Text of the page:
Organic farm rules must be reviewed

organic vegetable sign
(USDA photo)

Nearly everything about Francis and Susan Thicke’s southeastern Iowa, organic dairy farm whispers bucolic: a herd of Jersey cows and calves graze on rolling acres of green pastures amid fenced farm fields and acres and acres of tree-thick woods.

Even the farm’s name, Radiance Dairy, relays an easy calm.

But there’s nothing calm about the food fight the Thickes (pronounced tick-ee) and their organic colleagues have taken on since 2018 when they formed the Real Organic Program to challenge what they see as the “compromised standards” of the U.S. Department of Agriculture’s National Organic Program, or NOP.


Fights over organic standards are older than NOP itself. In fact, clear, national and enforceable organic standards were a key reason Congress created NOP in 1990.

From the start, however, NOP wasn’t a comfortable fit for USDA, a red tape machine more accustomed to administering billion-dollar crop subsidy programs than an organic program with little money and no bureaucracy.

But NOP did have clear, understandable rules to help producers become “certified” organic growers and a “USDA Organic” label to help them build new, value-based markets for what they produced.

And, uniquely, NOP had a voluntary, 15-member National Organic Standards Board (NOSB) appointed by the secretary to recommend proposed changes in the production, handling and processing of organic products like food and clothing.

Sales surge

Over the next 20 years, organic food sales grew from dollar bills to billions of dollars. In 2020, organic food sales hit $50.1 billion, according to the Organic Trade Organization.

As sales surged, though, the standards board became a lightening rod for proposals aimed to make organic production bigger, faster and cheaper to, it was claimed, meet increasing demand.

Organic stalwarts worried that the rules were evolving so bigger, more commercial growers could cash in on organic’s higher profit margins and perceived higher quality at the expense of smaller, more specialized farmers who had followed the rules to build those markets over decades.

Relaxed rules

Whatever the reason, real or perceived, the organic standards slowly slackened, says Francis Thicke in a recent telephone interview. The result was the rise of “big organic.”

Today, he suggests, those relaxed rules mean “that maybe half the tomatoes sold as ‘organic’ in the country are grown through hydroponics,” a no-soil process that Thicke says fails to meet original NOP standards on “improving the soil.”

“How can they do that when there’s no soil?”

Thicke, who holds a Ph.D. in agronomy and served on the National Organic Standards Board from 2013 through 2018, knows the answer: because the standards board said they could. Case closed.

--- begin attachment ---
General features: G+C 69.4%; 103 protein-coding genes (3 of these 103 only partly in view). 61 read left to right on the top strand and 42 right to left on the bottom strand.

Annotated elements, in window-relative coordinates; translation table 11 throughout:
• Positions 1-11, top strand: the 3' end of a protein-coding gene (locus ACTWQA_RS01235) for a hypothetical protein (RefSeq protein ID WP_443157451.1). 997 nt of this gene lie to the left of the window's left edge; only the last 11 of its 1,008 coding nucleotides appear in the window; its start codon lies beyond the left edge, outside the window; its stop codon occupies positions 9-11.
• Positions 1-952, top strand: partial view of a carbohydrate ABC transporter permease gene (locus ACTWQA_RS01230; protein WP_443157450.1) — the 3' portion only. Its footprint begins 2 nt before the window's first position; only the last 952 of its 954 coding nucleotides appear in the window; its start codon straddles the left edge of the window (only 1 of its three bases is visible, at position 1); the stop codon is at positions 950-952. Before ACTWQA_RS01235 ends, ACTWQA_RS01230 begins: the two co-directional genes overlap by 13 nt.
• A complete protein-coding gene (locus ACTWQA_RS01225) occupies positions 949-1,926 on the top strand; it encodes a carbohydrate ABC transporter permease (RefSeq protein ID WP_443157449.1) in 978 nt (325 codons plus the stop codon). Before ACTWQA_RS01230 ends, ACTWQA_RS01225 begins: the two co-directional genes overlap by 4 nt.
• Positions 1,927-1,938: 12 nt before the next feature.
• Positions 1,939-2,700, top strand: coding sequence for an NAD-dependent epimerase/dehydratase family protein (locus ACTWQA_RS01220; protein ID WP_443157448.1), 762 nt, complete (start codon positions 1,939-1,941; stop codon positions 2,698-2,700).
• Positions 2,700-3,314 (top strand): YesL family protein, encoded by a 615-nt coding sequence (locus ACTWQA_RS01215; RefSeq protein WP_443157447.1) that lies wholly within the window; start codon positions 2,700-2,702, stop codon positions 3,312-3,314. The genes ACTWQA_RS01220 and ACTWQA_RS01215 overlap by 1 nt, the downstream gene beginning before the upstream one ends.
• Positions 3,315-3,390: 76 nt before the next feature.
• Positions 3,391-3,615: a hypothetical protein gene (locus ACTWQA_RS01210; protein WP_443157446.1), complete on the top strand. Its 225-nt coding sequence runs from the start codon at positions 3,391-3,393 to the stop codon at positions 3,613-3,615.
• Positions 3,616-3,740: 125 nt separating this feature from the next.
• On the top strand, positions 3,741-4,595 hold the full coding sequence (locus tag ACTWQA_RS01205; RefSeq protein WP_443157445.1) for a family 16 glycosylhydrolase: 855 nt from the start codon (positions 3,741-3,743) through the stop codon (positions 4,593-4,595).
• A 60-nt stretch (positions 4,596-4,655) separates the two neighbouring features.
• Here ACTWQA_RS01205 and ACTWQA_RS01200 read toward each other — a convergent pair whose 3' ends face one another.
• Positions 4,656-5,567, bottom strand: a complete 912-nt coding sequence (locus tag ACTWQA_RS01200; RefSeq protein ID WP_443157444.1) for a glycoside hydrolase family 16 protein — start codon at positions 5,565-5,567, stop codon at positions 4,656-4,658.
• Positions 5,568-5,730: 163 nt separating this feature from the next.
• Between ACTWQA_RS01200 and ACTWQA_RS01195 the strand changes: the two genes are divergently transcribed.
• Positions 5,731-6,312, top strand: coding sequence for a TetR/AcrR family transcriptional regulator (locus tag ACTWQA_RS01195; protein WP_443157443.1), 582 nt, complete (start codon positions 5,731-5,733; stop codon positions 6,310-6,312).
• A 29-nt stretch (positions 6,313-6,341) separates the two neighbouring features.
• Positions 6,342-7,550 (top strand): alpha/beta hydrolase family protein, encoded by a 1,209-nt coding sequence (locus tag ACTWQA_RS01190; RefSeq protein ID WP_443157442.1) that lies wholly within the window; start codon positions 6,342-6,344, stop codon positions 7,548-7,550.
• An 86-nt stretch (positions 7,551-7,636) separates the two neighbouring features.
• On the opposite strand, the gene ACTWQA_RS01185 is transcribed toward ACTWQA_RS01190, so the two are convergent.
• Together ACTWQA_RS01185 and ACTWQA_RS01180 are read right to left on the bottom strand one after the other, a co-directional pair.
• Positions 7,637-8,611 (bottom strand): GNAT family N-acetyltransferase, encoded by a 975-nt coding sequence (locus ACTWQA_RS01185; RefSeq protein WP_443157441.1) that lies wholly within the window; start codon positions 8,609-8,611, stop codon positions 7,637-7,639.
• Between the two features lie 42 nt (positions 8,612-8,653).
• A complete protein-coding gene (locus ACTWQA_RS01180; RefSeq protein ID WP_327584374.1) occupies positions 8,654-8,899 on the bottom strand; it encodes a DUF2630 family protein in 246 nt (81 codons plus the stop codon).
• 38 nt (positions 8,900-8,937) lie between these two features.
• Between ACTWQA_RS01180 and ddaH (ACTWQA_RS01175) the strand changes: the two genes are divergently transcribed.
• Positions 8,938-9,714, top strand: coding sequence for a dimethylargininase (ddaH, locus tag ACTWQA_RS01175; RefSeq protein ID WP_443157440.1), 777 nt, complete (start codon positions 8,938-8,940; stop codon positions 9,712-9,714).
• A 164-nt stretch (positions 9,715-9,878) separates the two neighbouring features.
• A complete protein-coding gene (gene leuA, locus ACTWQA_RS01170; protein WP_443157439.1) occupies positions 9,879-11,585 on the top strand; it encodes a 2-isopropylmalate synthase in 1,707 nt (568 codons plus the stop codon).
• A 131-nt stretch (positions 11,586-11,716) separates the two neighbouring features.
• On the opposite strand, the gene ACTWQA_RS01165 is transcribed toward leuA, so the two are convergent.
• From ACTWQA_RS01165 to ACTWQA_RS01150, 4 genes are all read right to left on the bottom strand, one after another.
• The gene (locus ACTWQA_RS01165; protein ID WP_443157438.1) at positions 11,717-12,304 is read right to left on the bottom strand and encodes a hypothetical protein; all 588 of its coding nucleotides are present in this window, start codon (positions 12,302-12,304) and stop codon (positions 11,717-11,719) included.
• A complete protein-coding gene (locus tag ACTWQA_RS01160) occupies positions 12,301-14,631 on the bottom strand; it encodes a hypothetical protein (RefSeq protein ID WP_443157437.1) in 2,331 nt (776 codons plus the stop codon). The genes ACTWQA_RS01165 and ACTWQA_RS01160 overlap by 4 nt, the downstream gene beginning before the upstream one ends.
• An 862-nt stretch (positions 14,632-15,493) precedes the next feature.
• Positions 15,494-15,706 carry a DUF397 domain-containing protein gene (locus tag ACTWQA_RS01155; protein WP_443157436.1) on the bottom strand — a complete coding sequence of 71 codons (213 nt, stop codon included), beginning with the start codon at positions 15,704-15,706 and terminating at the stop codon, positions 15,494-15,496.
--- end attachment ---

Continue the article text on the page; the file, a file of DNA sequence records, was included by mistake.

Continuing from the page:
Unless, he suggests, organic farmers push USDA to reconsider where “lesser standards” are sure to lead — a less valuable market that threatens the existence of every organic grower, big and small.

Real organic

As such, Thicke linked up with a non-government organic effort called the Real Organic Program in 2018 to do what he felt USDA wasn’t: to certify new farms under the old standards and promote their products as “real” organic.

Despite early success, few in the group want the confusion that comes with a competing organic program. Ideally, USDA and its now-returned former boss, Iowan Tom Vilsack, will review NOP and consider closing some “loopholes” that the group believes allowed organic standards to slide.

To begin that conversation, Thicke and nearly four dozen other former members of the National Organic Standards Board sent Secretary of Agriculture Tom Vilsack a letter in late April that outlined changes USDA “could easily adopt” to restore the “public trust” in the “integrity” of the NOP. It was clear, concise and respectful.

And it was received that way. “The Secretary replied quite quickly,” says Thicke, “and we’re working to set up a meeting later this month.”

This is a good, first sign because clear rules, like fences, remain important to everyone — growers and customers alike.

And while every rural American knows this, sometimes it’s good to remind everyone what side of the fence they stand.


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Alan Guebert was raised on an 800-acre, 100-cow southern Illinois dairy farm. After graduation from the University of Illinois in 1980, he served as a writer and editor at Professional Farmers of America, Successful Farming magazine and Farm Journal magazine. His syndicated agricultural column, The Farm and Food File, began in June, 1993, and now appears weekly in more than 70 publications throughout the U.S. and Canada. He and spouse Catherine, a social worker, have two adult children.


  1. There is only one rule missed in America’s organic standards, and it’s the field testing rule. Without that, almost HALF of all certified-organic food sold in America will continue to test positive for prohibited pesticide residues. Francis and Susan Thicke need to push for the across-the-board, unannounced, organic field testing standard that Obama’s Deputy Administrator of Organics at the USDA Miles McEvoy wanted.


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